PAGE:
The Center for Research on Education Outcomes (CREDO) at Stanford has now released a report on charter outcomes for California as a whole, and the results are mixed. More

Title IX in the mix

In a significant departure from how school performance has been judged in the past, legislation introduced would add to the matrix an assessment of how well California schools ensure that boys and girls have equal access to all programs and services. More

Waiver issue

The U.S. Department of Education’s sweeping decision to let California avoid making new school accountability decisions until 2016 worries civil rights officials, who argue it could jeopardize everything from who gets special education services in the state to how English-learners are classified. More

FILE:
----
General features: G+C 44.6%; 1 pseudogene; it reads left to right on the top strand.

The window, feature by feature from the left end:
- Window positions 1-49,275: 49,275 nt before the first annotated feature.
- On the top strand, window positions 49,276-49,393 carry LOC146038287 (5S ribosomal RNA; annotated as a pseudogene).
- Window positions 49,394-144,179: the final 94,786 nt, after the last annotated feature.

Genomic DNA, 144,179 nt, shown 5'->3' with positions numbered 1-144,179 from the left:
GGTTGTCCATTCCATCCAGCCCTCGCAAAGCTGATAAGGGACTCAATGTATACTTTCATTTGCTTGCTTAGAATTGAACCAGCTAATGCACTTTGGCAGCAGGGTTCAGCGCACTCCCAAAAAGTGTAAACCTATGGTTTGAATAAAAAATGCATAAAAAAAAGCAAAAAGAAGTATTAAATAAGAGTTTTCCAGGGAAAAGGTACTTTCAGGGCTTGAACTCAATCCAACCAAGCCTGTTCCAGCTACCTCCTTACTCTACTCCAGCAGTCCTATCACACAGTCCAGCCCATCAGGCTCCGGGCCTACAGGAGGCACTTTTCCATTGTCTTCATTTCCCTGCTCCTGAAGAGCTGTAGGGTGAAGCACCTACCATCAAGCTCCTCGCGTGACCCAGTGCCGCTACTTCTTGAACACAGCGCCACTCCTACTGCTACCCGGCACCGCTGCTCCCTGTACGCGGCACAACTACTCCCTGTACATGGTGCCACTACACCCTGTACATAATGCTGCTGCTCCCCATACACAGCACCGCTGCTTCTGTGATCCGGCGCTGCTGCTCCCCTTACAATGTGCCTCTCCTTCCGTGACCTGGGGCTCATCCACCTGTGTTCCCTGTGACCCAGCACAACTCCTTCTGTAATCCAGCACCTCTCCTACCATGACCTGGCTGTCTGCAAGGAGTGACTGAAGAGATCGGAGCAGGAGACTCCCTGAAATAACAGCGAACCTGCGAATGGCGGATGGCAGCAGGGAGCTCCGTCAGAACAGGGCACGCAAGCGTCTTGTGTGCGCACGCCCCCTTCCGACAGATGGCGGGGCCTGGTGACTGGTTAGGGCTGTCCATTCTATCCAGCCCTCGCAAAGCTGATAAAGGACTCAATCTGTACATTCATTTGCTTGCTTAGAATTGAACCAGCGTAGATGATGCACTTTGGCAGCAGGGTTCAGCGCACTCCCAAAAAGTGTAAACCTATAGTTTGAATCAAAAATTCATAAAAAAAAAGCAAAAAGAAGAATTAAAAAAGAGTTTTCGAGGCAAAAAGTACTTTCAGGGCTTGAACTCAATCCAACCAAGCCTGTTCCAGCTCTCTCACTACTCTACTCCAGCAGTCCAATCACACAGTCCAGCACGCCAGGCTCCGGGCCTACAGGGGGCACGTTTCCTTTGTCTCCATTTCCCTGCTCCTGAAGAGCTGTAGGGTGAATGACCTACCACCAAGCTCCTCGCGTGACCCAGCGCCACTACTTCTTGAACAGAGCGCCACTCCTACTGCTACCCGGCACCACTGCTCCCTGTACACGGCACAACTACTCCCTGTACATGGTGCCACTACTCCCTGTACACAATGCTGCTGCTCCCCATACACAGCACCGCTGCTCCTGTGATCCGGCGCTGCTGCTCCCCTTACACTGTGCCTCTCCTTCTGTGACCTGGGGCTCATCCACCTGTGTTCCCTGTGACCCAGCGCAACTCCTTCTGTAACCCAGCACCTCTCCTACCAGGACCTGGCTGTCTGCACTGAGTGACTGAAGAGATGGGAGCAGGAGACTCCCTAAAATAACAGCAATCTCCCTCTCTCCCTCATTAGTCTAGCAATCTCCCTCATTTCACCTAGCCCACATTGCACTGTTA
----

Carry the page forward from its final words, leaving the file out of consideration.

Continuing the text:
The U.S. Dept of Education is looking to reinstate a requirement — which a federal judge struck down in 2012 for procedural reasons — that providers of online education obtain approval from state regulators in each and every state in which they enroll students. More

It’s never too early

A 50-state database on kindergarten policies compiled by the Education Commission of the States shows that more than half of states and the District of Columbia have enacted legislation to administer kindergarten entrance assessments as policymakers continue their emphasis on school readiness.More

Sure to measure original thought

A computer program will grade student essays on the writing portion of the standardized test set to replace the FCAT, according to bid documents released by the Florida Department of Education.More

Smart money